Our decoder is similar to the encoder, except that upsampling is used instead of pooling and the order of the operations is now upsample, convolve, and apply the activation function. Upsampling is performed by simply repeating each entry twice. The convolutional filters in the decoder distribute the activations from the condensed layers in the middle to the action predictions at the top. Experimentally, these convolutions provide a large improvement in performance and appear to capture pairwise transitions between actions. Each decoder layer is denoted by for . Note that these are indexed in reverse order compared to the encoder, so the filter count in the first encoder layer is the same as in the last decoder layer.

The probability that frame corresponds each of the C action classes is given by vector using weight matrix and bias , such that

We explored other mechanisms, such as skip connections between layers, different patterns of convolutions, and other normalization schemes, however, the proposed model outperformed these alternatives and is arguably simpler. Implementation details are described in Section 3.3.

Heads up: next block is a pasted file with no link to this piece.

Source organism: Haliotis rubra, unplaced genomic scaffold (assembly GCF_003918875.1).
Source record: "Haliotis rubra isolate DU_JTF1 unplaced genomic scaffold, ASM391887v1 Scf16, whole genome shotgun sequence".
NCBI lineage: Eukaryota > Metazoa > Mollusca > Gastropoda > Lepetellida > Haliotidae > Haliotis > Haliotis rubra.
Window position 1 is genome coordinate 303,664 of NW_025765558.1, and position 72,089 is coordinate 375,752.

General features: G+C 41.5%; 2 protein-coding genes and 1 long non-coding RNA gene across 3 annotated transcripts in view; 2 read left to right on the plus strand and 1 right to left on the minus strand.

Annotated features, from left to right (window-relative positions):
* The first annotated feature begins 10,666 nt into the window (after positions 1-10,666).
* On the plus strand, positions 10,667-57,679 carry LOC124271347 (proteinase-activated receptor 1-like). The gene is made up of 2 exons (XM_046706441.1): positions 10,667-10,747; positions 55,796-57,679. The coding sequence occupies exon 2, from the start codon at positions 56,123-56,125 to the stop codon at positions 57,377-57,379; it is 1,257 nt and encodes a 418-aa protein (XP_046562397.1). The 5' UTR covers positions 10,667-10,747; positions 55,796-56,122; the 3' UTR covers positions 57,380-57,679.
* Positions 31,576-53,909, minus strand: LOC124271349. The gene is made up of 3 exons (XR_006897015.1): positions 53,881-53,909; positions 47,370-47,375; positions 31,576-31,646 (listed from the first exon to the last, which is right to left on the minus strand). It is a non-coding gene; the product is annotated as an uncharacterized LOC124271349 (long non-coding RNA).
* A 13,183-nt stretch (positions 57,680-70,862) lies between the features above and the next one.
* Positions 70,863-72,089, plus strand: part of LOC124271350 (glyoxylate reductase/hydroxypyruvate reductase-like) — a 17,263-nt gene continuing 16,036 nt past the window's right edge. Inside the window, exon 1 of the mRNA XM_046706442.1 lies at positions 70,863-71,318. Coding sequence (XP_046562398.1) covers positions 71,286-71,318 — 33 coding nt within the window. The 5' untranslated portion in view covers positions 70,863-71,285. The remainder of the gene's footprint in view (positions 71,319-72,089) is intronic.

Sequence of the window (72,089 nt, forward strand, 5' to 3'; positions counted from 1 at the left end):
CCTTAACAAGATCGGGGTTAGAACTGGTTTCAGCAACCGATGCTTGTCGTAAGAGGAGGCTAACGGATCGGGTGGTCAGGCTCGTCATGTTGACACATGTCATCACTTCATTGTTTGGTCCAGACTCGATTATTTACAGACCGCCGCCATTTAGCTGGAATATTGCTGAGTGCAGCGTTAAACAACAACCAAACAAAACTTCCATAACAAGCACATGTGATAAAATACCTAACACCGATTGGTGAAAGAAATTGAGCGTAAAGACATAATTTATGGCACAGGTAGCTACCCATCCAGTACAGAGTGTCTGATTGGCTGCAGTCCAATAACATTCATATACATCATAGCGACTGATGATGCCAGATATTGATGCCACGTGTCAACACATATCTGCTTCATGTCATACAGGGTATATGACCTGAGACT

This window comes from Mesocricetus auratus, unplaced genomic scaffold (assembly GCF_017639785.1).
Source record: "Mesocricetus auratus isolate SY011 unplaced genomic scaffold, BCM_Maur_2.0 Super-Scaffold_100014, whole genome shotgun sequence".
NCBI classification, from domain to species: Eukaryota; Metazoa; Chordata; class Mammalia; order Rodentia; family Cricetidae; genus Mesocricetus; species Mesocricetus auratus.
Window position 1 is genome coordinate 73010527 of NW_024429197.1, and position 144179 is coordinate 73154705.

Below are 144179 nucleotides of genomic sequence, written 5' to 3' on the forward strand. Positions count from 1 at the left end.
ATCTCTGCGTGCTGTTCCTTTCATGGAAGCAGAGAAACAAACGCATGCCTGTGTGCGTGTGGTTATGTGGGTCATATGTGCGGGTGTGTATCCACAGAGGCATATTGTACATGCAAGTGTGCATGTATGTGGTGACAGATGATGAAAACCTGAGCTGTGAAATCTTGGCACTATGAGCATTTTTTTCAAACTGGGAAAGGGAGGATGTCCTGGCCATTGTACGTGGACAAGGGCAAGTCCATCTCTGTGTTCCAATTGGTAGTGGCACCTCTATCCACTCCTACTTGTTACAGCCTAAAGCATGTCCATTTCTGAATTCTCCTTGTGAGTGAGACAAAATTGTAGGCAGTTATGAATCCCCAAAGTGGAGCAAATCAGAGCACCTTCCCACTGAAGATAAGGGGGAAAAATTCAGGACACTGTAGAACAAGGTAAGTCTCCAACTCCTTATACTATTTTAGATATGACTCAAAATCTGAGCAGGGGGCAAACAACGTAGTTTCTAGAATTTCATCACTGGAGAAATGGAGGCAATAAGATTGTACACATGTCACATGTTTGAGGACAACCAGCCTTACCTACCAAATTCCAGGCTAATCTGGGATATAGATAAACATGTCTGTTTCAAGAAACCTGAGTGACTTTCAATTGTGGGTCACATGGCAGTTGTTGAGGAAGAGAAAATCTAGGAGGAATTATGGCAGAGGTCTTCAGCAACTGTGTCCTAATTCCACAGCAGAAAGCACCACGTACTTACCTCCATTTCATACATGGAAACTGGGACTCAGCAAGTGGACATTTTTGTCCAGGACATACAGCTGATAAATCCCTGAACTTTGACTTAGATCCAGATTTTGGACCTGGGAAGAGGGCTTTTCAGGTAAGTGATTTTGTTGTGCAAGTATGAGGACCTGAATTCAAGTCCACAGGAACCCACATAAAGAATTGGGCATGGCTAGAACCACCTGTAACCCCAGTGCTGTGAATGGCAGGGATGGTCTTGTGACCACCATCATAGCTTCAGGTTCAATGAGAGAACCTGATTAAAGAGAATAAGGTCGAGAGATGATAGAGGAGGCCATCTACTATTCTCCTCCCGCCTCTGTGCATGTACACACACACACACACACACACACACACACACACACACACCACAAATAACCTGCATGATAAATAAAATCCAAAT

Receptive Field: The prediction at each frame is a function of a fixed-length period of time, which is given by the for layers and duration .

Figure 2: The Dilated TCN model uses a deep stack of dilated convolutions to capture long-range temporal patterns.
Figure 2: The Dilated TCN model uses a deep stack of dilated convolutions to capture long-range temporal patterns.

3.2Dilated TCN

We adapt the WaveNet [?] model, which was designed for speech synthesis, to the task of action segmentation. In their work, the predicted output, , denoted which audio sample should come next given the audio from frames to . In our case is the current action given the video features up to .

As shown in Figure 2, we define a series of blocks, each of which contains a sequence of convolutional layers. The activations in the -th layer and -th block are given by . Note that each layer has the same number of filters . This enables us to combine activations from different layers later. Each layer consists a set of dilated convolutions with rate parameter , a non-linear activation , and a residual connection than combines the layer’s input and the convolution signal. Convolutions are only applied over two time steps, and , so we write out the full equations to be specific. The filters are parameterized by with and bias vector . Let be the result of the dilated convolution at time and be the result after adding the residual connection such that

Let and be a set of weights and biases for the residual. Note that parameters are separate for each layer.

The dilation rate increases for consecutive layers within a block such that . This enables us to increase the receptive field by a substantial amount without drastically increasing the number of parameters.